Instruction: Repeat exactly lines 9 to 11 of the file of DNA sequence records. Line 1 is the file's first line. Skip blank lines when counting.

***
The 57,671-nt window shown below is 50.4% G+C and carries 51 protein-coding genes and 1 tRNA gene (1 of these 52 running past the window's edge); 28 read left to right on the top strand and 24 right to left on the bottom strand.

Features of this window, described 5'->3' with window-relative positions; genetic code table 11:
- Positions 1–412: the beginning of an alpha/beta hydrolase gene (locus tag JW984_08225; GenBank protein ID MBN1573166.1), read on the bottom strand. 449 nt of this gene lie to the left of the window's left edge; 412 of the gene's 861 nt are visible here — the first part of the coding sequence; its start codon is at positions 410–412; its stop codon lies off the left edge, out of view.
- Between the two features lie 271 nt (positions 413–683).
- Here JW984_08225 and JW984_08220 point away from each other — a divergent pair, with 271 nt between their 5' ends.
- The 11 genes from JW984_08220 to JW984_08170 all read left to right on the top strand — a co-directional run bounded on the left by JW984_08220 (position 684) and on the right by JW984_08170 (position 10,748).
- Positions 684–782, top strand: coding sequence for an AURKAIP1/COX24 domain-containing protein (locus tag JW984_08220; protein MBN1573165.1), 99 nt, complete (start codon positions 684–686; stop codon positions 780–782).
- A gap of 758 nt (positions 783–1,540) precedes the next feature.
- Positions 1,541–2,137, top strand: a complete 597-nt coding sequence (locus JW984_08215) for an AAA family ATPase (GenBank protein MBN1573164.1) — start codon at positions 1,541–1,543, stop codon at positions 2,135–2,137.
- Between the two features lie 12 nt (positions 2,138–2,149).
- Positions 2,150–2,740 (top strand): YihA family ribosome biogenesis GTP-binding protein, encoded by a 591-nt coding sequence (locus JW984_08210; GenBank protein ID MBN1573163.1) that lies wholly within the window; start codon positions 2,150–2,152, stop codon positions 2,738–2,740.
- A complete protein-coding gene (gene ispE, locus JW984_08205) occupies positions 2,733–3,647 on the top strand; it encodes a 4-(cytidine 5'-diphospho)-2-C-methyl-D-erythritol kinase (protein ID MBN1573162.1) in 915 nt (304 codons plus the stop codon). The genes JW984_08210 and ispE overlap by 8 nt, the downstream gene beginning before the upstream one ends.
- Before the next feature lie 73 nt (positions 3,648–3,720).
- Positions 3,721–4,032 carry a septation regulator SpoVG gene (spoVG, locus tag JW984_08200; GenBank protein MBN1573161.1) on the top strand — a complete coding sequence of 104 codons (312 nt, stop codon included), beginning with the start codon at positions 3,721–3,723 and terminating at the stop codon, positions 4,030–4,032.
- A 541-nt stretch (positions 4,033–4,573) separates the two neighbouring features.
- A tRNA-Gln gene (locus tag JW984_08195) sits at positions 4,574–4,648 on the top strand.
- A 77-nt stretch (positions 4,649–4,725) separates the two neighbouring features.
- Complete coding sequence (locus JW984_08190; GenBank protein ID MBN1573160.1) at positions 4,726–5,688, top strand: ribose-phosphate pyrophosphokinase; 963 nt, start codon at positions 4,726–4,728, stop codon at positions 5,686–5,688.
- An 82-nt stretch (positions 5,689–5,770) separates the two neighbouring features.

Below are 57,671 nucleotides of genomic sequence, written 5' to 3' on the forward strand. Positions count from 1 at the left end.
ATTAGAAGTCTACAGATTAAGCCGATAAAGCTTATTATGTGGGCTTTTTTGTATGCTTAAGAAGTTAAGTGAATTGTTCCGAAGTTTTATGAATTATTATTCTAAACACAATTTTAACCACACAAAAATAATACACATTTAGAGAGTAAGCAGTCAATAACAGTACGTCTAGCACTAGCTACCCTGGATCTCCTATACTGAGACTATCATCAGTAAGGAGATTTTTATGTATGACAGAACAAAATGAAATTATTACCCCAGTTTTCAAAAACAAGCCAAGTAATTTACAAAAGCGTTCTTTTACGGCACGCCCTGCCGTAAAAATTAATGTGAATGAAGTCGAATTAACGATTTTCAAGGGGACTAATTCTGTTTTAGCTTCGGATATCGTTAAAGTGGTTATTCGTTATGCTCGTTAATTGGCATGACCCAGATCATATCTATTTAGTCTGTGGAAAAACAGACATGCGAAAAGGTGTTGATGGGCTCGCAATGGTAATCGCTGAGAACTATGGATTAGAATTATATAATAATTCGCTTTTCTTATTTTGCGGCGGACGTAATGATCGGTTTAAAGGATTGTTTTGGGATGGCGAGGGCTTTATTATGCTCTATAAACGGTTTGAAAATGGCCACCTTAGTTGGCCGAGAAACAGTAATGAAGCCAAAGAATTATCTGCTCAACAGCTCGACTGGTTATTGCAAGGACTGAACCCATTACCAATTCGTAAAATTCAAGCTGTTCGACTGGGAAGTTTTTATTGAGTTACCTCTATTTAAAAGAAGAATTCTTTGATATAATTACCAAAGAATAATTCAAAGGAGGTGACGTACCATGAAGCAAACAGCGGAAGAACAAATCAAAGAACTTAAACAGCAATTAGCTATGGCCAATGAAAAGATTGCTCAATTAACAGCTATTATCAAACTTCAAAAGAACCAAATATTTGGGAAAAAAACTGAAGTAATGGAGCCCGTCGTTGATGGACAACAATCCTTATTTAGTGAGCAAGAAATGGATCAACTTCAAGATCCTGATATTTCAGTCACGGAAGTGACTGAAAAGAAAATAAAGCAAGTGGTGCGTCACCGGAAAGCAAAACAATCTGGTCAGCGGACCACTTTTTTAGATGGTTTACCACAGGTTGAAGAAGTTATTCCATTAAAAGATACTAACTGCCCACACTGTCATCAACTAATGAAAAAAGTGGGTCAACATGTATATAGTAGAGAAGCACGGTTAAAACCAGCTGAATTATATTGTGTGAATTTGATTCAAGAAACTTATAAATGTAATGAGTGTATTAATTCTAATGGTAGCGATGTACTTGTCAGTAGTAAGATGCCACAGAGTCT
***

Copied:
- Positions 1,541–2,137, top strand: a complete 597-nt coding sequence (locus JW984_08215) for an AAA family ATPase (GenBank protein MBN1573164.1) — start codon at positions 1,541–1,543, stop codon at positions 2,135–2,137.
- Between the two features lie 12 nt (positions 2,138–2,149).
- Positions 2,150–2,740 (top strand): YihA family ribosome biogenesis GTP-binding protein, encoded by a 591-nt coding sequence (locus JW984_08210; GenBank protein ID MBN1573163.1) that lies wholly within the window; start codon positions 2,150–2,152, stop codon positions 2,738–2,740.